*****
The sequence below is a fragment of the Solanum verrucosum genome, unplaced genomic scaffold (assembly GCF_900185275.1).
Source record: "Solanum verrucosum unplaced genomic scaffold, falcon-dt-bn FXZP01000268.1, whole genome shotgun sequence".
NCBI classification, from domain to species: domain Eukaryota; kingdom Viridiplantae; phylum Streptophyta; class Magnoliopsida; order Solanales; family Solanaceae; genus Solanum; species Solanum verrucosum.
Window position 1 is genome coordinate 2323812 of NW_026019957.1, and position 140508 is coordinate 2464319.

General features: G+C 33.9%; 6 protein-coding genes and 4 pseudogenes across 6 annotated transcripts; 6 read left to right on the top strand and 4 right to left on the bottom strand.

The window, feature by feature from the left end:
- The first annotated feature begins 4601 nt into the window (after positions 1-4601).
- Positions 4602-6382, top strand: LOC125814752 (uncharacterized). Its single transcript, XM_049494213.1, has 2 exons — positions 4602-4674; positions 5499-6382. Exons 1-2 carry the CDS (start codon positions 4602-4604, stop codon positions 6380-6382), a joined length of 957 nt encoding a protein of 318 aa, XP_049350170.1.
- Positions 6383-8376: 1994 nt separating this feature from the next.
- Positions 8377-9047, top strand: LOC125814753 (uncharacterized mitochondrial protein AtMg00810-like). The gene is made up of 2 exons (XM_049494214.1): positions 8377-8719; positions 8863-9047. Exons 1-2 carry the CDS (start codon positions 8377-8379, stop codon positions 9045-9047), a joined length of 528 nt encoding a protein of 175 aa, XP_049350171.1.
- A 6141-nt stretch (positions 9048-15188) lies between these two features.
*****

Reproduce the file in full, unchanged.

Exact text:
The sequence below is a fragment of the Solanum verrucosum genome, unplaced genomic scaffold (assembly GCF_900185275.1).
Source record: "Solanum verrucosum unplaced genomic scaffold, falcon-dt-bn FXZP01000268.1, whole genome shotgun sequence".
NCBI classification, from domain to species: domain Eukaryota; kingdom Viridiplantae; phylum Streptophyta; class Magnoliopsida; order Solanales; family Solanaceae; genus Solanum; species Solanum verrucosum.
Window position 1 is genome coordinate 2323812 of NW_026019957.1, and position 140508 is coordinate 2464319.

General features: G+C 33.9%; 6 protein-coding genes and 4 pseudogenes across 6 annotated transcripts; 6 read left to right on the top strand and 4 right to left on the bottom strand.

The window, feature by feature from the left end:
- The first annotated feature begins 4601 nt into the window (after positions 1-4601).
- Positions 4602-6382, top strand: LOC125814752 (uncharacterized). Its single transcript, XM_049494213.1, has 2 exons — positions 4602-4674; positions 5499-6382. Exons 1-2 carry the CDS (start codon positions 4602-4604, stop codon positions 6380-6382), a joined length of 957 nt encoding a protein of 318 aa, XP_049350170.1.
- Positions 6383-8376: 1994 nt separating this feature from the next.
- Positions 8377-9047, top strand: LOC125814753 (uncharacterized mitochondrial protein AtMg00810-like). The gene is made up of 2 exons (XM_049494214.1): positions 8377-8719; positions 8863-9047. Exons 1-2 carry the CDS (start codon positions 8377-8379, stop codon positions 9045-9047), a joined length of 528 nt encoding a protein of 175 aa, XP_049350171.1.
- A 6141-nt stretch (positions 9048-15188) lies between these two features.